protected Rectangle clone() throws CloneNotSupportedException {
        return (Rectangle) super.clone();
    }

3) Eventually call reaches to java.lang.Object's clone() method, which verify if corresponding instance implements Cloneable interface, if not then it throws CloneNotSupportedException, otherwise it creates a field-by-field copy of instance of that class and returned to caller.

So in order for clone() method to work properly, two things need to happen, a Class should implement Cloneable interface and should override clone() method of Object class. By the way this was this was the simplest example of overriding clone method and how it works, things gets more complicated with real object, which contains mutable fields, arrays, collections, Immutable object and primitives, which we will see in second part of this Java Cloning tutorial series.

Java clone() method Example

In this article, we have not seen complexity of overriding clone method in Java, as our Rectangle class is very simple and only contains primitive fields, which means shallow cloning provided by Object's clone() method is enough. But, this example is important to understand process of Object cloning in Java, and How clone method works. Here is complete code of this clone() method overriding example :

import org.apache.log4j.Logger;

/**
  * Simple example of overriding clone() method in Java to understand How Cloning of
  * Object works in Java.
  *
  * @author
 */
public class JavaCloneTest {
    private static final Logger logger = Logger.getLogger(JavaCloneTest.class);
  
    public static void main(String args[]) {

        Rectangle rec = new Rectangle(30, 60);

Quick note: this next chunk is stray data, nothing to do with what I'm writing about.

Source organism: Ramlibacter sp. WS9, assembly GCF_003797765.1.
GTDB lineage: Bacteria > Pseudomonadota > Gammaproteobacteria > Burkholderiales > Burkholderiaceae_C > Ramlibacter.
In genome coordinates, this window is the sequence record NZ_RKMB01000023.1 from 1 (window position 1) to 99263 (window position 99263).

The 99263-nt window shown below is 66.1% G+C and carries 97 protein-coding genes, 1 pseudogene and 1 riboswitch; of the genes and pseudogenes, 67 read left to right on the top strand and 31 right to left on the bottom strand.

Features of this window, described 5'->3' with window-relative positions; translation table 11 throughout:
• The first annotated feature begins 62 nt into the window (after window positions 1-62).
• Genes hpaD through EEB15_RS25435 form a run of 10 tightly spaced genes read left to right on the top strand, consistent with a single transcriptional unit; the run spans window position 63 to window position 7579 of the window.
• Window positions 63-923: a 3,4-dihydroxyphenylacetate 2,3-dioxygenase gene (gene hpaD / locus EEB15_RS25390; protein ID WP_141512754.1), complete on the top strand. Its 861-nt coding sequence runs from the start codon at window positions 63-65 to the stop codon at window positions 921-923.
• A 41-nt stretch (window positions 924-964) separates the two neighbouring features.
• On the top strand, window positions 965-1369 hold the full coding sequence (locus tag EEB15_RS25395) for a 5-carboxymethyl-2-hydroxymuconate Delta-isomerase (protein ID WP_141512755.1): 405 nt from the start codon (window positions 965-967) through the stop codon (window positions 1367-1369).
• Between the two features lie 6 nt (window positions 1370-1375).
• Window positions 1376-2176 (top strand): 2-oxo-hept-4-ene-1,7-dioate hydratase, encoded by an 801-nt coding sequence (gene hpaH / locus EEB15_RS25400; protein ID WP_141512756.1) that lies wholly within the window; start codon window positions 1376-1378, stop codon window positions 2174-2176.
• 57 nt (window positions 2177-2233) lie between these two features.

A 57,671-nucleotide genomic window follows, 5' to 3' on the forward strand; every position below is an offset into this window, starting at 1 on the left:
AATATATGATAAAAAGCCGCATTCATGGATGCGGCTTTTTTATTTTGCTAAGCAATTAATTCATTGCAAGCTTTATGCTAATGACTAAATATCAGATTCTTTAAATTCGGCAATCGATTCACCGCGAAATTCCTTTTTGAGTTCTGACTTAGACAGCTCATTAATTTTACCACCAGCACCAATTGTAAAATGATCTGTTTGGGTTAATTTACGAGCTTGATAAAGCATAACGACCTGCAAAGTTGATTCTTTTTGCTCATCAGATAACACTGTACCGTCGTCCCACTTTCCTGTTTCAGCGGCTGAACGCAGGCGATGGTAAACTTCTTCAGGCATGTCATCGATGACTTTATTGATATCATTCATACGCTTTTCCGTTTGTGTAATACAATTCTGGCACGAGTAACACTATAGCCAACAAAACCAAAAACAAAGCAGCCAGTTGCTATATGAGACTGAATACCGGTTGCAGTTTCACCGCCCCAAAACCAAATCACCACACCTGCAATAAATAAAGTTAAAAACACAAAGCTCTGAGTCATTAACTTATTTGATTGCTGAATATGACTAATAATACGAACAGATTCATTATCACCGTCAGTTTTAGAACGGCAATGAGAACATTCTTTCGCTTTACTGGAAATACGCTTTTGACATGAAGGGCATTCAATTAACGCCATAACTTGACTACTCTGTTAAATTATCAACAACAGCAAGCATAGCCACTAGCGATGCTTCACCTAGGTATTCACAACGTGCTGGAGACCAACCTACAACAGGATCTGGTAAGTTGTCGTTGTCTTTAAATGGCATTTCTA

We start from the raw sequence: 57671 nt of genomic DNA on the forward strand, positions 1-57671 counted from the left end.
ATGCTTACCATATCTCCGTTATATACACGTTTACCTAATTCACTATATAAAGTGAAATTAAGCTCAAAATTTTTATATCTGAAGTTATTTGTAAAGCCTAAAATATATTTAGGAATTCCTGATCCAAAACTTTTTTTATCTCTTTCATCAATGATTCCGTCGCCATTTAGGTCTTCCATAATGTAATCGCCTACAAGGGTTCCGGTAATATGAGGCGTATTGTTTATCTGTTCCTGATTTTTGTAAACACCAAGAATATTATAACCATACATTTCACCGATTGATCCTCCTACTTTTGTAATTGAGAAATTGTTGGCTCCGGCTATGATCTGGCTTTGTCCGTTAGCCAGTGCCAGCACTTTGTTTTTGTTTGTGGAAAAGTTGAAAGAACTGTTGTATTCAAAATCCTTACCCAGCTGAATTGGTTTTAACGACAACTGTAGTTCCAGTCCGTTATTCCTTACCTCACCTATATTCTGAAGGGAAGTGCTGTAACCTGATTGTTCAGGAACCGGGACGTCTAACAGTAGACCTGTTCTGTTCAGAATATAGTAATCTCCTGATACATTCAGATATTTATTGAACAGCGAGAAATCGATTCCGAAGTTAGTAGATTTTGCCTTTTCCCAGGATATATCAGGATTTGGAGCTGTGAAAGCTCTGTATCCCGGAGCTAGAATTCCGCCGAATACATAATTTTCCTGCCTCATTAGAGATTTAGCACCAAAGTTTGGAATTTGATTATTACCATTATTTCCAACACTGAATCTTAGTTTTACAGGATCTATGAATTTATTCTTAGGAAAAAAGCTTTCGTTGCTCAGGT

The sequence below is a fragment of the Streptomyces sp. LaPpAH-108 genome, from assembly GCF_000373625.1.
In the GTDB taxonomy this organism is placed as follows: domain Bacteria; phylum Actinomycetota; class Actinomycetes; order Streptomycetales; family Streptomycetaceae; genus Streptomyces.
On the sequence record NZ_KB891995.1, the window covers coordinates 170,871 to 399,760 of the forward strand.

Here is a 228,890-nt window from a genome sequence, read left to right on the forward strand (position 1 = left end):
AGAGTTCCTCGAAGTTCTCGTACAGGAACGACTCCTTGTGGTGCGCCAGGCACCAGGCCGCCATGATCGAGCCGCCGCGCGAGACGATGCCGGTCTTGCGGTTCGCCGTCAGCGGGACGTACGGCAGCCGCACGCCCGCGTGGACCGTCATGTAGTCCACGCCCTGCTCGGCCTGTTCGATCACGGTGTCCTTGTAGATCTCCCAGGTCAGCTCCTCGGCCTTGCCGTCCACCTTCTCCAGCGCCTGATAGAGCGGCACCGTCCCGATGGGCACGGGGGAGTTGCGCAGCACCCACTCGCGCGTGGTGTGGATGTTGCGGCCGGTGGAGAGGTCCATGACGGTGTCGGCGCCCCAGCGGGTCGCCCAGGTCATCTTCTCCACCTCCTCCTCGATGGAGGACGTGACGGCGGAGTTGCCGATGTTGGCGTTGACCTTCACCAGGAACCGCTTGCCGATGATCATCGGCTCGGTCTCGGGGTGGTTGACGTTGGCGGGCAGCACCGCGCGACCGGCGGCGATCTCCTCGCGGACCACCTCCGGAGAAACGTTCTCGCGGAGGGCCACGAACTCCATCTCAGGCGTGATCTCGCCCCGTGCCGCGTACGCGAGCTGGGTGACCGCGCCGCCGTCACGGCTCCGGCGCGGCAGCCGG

logger.info(rec);
      
        Rectangle copy = null;
        try {
            logger.info("Creating Copy of this object using Clone method");
            copy = rec.clone();
            logger.info("Copy " + copy);
          
        } catch (CloneNotSupportedException ex) {
            logger.debug("Cloning is not supported for this object");
        }
      
        //testing properties of object returned by clone method in Java
        logger.info("copy != rec : " + (copy != rec));
        logger.info("copy.getClass() == rec.getClass() : " + (copy.getClass() == rec.getClass()));
        logger.info("copy.equals(rec) : " + copy.equals(rec));
      
        //Updating fields in original object
        rec.setHeight(100);
        rec.setWidth(45);
      
        logger.info("Original object :" + rec);
        logger.info("Clonned object  :" + copy);
    }
 
}

public class Rectangle implements Cloneable{
    private int width;
    private int height;
  
    public Rectangle(int w, int h){
        width = w;
        height = h;
    }

    public void setHeight(int height) {
        this.height = height;
    }

    public void setWidth(int width) {
        this.width = width;
    }
  
    public int area(){
        return widthheight;
    }
  
    @Override
    public String toString(){
        return String.format("Rectangle [width: %d, height: %d, area: %d]", width, height, area());
    }

    @Override
    protected Rectangle clone() throws CloneNotSupportedException {
        return (Rectangle) super.clone();
    }

    @Override
    public boolean equals(Object obj) {
        if (obj == null) {
            return false;
        }
        if (getClass() != obj.getClass()) {
            return false;
        }
        final Rectangle other = (Rectangle) obj;
        if (this.width != other.width) {
            return false;
        }
        if (this.height != other.height) {
            return false;
        }
        return true;
    }

    @Override
    public int hashCode() {
        int hash = 7;
        hash = 47  hash + this.width;
        hash = 47  hash + this.height;
        return hash;
    }
  
  
  
}

Output:
2013-05-20 23:46:58,882 0    [main] INFO  JavaCloneTest  - Rectangle [width: 30, height: 60, area: 1800]
2013-05-20 23:46:58,882 0    [main] INFO  JavaCloneTest  - Creating Copy of this object using Clone method
2013-05-20 23:46:58,882 0    [main] INFO  JavaCloneTest  - Copy Rectangle [width: 30, height: 60, area: 1800]

2013-05-20 23:46:58,882 0    [main] INFO  JavaCloneTest  - copy != rec : true
2013-05-20 23:46:58,882 0    [main] INFO  JavaCloneTest  - copy.getClass() == rec.getClass() : true
2013-05-20 23:46:58,882 0    [main] INFO  JavaCloneTest  - copy.equals(rec) : true

2013-05-20 23:46:58,882 0    [main] INFO  JavaCloneTest  - Original object :Rectangle [width: 45, height: 100, area: 4500]

2013-05-20 23:46:58,882 0    [main] INFO  JavaCloneTest  - Cloned object  :Rectangle [width: 30, height: 60, area: 1800]